Yesterday, General Motors' Detroit-Hamtramck assembly plant began shipping the first of these extended-range electric cars to dealers, ahead of the car's official January on-sale date.
That means a few cars may arrive at dealers before the year closes out, perhaps allowing Cadillac to get a head start on deliveries and log a few sales for 2013.
Whenever buyers take delivery, they will be confronted with a base price of $75,995, including destination. That's more than twice the price of the only other car sharing the ELR's powertrain--the 2014 Chevrolet Volt. The Volt now starts at $34,995, thanks to a $5,000 price cut for 2014.
The ELR will be eligible for a $7,500 Federal tax credit, and a variety of state and local incentives, which might soften the blow a little.
Underneath the ELR's upscale luxury coupe bodywork is a modified version of the Volt's extended-range electric powertrain.
That powertrain consists of a 1.4-liter range-extending gasoline engine, an electric motor, and a T-shaped 16.5-kilowatt-hour lithium-ion battery pack.
Total powertrain output is 207 horsepower and 295 pound-feet of torque, making the ELR more powerful than the 149-hp Volt.
That extra power will contribute to a 0-to-60-mph time of 7.8 seconds, according to Cadillac. However, the car is faster on gasoline than electricity: the sprint to 60 mph takes 8.8 seconds in EV mode.
The Cadillac also features "Regen on Demand" variable brake regeneration, controlled by paddle shifters, and four driving modes: Tour, Sport, Mountain, and Hold--which allows drivers to prioritize gasoline or electric power.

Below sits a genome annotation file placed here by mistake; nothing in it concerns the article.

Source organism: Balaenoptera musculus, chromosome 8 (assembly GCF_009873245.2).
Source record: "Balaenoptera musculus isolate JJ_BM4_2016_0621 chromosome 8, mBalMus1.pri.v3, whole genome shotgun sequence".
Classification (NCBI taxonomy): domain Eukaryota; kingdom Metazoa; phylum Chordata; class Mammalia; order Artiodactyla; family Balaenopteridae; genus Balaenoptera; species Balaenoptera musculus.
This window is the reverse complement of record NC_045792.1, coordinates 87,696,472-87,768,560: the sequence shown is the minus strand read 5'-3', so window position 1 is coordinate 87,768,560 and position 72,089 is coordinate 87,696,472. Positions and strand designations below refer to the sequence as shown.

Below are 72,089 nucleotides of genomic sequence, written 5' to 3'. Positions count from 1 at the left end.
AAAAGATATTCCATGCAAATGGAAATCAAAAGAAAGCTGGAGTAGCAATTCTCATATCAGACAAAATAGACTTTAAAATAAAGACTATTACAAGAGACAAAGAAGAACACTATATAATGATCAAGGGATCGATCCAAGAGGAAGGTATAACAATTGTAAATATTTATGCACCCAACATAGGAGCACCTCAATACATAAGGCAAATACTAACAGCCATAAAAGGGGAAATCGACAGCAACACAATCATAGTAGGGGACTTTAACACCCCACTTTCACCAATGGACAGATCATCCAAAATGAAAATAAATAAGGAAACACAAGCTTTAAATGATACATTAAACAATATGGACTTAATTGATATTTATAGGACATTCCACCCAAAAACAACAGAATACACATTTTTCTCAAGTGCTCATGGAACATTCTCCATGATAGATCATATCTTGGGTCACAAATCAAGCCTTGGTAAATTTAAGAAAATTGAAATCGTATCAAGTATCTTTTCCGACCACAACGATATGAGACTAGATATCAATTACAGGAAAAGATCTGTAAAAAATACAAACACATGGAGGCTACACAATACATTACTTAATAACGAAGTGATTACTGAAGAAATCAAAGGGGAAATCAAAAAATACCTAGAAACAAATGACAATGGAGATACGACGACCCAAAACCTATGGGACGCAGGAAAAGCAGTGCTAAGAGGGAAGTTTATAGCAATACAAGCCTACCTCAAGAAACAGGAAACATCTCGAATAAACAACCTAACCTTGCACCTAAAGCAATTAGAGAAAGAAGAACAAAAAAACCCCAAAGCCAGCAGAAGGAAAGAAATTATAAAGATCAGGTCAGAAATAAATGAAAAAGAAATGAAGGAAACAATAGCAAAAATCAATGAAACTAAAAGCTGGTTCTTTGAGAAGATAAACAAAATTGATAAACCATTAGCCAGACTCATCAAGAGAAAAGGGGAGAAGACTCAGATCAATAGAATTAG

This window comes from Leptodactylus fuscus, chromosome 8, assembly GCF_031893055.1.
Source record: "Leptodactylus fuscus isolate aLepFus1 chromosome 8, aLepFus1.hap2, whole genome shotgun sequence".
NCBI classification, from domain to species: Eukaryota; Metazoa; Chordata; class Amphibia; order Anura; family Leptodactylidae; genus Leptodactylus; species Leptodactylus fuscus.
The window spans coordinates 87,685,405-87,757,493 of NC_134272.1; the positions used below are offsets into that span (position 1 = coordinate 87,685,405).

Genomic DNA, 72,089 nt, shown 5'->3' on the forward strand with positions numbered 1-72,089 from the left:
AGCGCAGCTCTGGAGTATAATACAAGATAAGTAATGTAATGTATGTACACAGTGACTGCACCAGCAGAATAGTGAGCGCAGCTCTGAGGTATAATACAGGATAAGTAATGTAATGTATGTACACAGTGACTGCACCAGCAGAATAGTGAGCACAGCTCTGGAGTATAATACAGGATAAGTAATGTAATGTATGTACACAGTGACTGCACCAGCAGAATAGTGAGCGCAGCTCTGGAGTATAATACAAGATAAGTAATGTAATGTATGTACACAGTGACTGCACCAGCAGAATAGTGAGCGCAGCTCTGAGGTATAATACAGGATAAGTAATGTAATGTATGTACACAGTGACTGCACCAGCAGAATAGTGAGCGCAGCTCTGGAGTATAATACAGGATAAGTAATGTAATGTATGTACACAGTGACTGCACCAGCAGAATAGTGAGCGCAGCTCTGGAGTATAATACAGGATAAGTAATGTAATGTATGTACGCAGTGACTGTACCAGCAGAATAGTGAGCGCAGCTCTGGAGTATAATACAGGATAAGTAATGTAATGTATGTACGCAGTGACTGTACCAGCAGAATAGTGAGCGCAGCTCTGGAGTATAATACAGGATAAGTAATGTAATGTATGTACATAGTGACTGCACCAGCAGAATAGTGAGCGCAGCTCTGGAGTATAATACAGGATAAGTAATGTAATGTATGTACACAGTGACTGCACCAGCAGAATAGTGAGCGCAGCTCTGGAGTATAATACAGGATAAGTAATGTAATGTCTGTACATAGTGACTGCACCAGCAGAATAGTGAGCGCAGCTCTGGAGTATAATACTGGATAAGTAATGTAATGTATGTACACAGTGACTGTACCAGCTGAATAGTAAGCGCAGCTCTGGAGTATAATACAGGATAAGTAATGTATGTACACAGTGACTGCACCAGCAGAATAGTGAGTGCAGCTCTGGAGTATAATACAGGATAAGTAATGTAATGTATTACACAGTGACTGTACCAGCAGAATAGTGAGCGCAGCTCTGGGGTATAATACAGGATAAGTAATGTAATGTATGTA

Cadillac says the ELR's electric-only range will be around 37 miles, with total range in excess of 300 miles.
A full recharge from a 240-Volt Level 2 source will take about 4.5 hours, Cadillac estimates.
Cadillac hopes the more upscale styling and a higher equipment level will justify the ELR's significant price premium over the Volt, claiming buyers will cross-shop the plug-in car with high-end coupes like the BMW 6 Series.
Consumer Reports isn't so sure. In an early assessment, the magazine's testers wrote that the ELR had been "priced out of its league."
As for the photos, issued by GM's publicity department, we suspect a bit of staging. Normally each ELR's front end would be covered with protective plastic wrap before the car was loaded onto the car carrier.
We also suspect Santa Claus doesn't show up for every production car that rolls out of the factory--but, hey, it's a special occasion. Now on to the dealerships.